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Pan African Medical Journal

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Syringomatous carcinoma: Case report of a rare tumor entity

B El Khannoussi, H Hechlaf, I Lalya, M Oukabli, A Al Bouzidi, N Ortonne

Abstract


Syringomatous carcinoma is a rare cutaneous neoplasm, most frequently situated on the face and scalp and histologically characterised by an
infiltrative pattern of basaloid or squamous cells, a desmoplastic stromal reaction and keratin filled cysts. We report the case of a 76-year-old
woman who presented an ulcerative interscapular lesion measuring 3x4cm. After resection, the histological examinations of the specimens have
identified a basal cell carcinoma. However, a local recurrence was observed 18 months later; histopathological findings showed a syringomatous
pattern and neoplastic epithelial cells arranged in interconnecting cords with microcystic areas. Nests, cords, and tubules of the tumour extended
into the dermis and into the adjacent muscle. Sclerosis of stroma around the cords was present. Tumour cells were not connected to the epidermis. The immunohistochemical analysis showed positivity for anti-CK7, AE1/AE3 and negativity for anti CEA and anti CK20. These histological and immunohistochemical analyses were consistent with the diagnosis of syringomatous eccrine carcinoma. Syringomatous carcinoma is an extremely invasive tumor, locally destructive and slowly growing adnexal tumour, derived from eccrine sweat glands. It is often mistaken, both clinically and microscopically, for other benign and malignant entities. The tumour recurrence is high due to extensive perineural invasion, but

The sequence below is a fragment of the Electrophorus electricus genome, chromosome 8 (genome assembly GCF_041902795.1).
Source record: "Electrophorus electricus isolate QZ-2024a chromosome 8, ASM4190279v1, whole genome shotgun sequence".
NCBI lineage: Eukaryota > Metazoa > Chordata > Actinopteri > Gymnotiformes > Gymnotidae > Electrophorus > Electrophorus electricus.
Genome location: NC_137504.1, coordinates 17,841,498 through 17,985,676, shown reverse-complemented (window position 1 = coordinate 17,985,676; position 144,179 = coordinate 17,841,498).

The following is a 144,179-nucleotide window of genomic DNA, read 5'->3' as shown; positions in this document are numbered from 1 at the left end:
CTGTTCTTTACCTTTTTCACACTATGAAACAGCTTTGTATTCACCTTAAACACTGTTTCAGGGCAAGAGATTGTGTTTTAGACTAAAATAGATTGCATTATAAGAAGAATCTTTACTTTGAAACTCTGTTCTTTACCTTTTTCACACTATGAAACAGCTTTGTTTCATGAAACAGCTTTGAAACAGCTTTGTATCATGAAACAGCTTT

regional or distant metastases are rare. The local aggressive nature of the tumour and the high recurrence rate may necessitate mutilating procedures. Optimal treatment consists of a complete microscopically controlled surgical excision with clear surgical margins.

 

Key words: Syringomatous carcinoma, histopathology, immunohistochemistry, differential diagnosis




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